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1 January 1970

Posted by: Richard Scrase

Category: News


Towards replacing rabbit eye tests

Two new 'non-animal methods', have now been approved by OECD for testing the irritancy of some substances to the eye.

40,000 trout undercut costs, increase accuracy

The largest animal study ever on the cancer-causing risk (carcinogenicity) of chemicals could have profound implications for the species used in such testing, the numbers of animals used, and the accuracy of current tests.

The research they tried to stop

Three animal rights extremists who were imprisoned for their role in the 'Save the Newchurch Guinea Pigs' campaign – Jon Ablewhite, John Smith and Kerry Whitburn – have been released from prison.

Coalition pledge on household product testing

This month’s awaited pledge by the coalition government to end household product testing on animals has been welcomed by the UK research community.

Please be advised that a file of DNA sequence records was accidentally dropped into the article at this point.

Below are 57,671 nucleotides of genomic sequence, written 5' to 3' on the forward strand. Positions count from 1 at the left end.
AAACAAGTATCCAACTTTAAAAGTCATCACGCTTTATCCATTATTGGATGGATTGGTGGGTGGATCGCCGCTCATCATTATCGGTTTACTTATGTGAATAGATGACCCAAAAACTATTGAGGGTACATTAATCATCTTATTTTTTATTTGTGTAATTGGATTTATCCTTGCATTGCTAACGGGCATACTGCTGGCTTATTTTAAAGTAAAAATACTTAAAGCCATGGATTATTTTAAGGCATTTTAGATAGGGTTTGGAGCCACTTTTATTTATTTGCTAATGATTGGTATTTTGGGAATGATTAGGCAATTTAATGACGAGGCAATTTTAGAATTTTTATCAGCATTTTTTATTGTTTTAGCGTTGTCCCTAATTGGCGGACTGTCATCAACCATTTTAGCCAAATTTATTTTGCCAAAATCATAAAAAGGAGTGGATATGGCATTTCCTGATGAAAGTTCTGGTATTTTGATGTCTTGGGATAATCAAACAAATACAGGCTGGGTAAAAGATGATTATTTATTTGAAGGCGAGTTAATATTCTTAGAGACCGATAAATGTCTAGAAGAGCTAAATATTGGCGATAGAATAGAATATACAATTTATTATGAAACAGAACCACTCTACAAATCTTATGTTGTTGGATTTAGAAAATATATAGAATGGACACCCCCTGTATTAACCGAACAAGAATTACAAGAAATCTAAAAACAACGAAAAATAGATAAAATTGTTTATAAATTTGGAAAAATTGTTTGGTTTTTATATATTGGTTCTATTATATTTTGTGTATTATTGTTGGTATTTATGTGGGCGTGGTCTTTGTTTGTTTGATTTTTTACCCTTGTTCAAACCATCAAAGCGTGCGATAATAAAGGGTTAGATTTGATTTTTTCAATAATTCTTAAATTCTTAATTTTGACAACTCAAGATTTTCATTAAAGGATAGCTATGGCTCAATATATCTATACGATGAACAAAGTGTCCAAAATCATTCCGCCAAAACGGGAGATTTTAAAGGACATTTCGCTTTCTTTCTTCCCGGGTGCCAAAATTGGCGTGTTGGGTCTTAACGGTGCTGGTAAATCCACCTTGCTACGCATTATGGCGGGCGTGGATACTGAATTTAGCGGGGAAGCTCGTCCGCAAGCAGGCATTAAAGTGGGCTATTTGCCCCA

Infiltration raises questions

The recent infiltration of a UK safety testing facility by an antivivisectionist raises many questions.

EU tries to avoid using 54 million more animals

A recent study suggests that the chemical industry will have to spend €9.5 billion (US$13.6 billion) on safety testing over the next decade.

Nearly £1 million towards replacing cancer tests

Scientists have been awarded nearly £1 million to develop new test methods that should substantially reduce the numbers of animals used for testing chemicals which may cause cancer.

Allergy testing with human cells

Allergic reactions to everyday chemicals are common causing eczema in millions of people, and tests on animals have been important in testing new chemicals for skin sensitisation.

Mice with human livers

To better study the breakdown and toxicity of new medicines in a human liver, scientists have created what has been named a ‘humanised mouse'.

Last edited: 19 September 2014 04:49